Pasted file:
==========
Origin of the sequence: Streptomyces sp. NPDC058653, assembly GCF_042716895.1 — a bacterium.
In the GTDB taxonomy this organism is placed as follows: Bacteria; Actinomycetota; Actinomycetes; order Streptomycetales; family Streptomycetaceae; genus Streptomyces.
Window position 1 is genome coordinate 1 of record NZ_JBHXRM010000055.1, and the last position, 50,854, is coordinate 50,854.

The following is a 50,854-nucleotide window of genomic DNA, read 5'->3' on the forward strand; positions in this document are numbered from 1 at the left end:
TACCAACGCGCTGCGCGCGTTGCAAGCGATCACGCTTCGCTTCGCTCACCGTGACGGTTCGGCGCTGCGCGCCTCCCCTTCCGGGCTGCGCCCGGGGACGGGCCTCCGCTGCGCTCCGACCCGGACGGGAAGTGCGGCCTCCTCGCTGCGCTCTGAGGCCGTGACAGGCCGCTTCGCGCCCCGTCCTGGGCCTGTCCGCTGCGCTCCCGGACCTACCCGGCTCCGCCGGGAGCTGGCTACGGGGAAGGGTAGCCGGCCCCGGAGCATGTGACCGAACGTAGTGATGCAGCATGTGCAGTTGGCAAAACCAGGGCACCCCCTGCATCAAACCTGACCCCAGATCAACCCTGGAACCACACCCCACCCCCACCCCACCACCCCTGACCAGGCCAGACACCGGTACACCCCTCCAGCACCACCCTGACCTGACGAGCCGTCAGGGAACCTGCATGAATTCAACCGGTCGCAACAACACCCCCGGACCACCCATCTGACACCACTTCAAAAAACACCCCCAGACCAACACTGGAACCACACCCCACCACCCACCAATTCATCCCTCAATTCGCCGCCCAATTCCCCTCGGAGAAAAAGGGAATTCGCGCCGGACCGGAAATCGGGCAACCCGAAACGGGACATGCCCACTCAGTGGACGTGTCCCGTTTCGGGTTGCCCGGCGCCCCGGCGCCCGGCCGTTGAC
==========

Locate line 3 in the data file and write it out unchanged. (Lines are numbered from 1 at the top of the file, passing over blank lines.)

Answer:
Window position 1 is genome coordinate 1 of record NZ_JBHXRM010000055.1, and the last position, 50,854, is coordinate 50,854.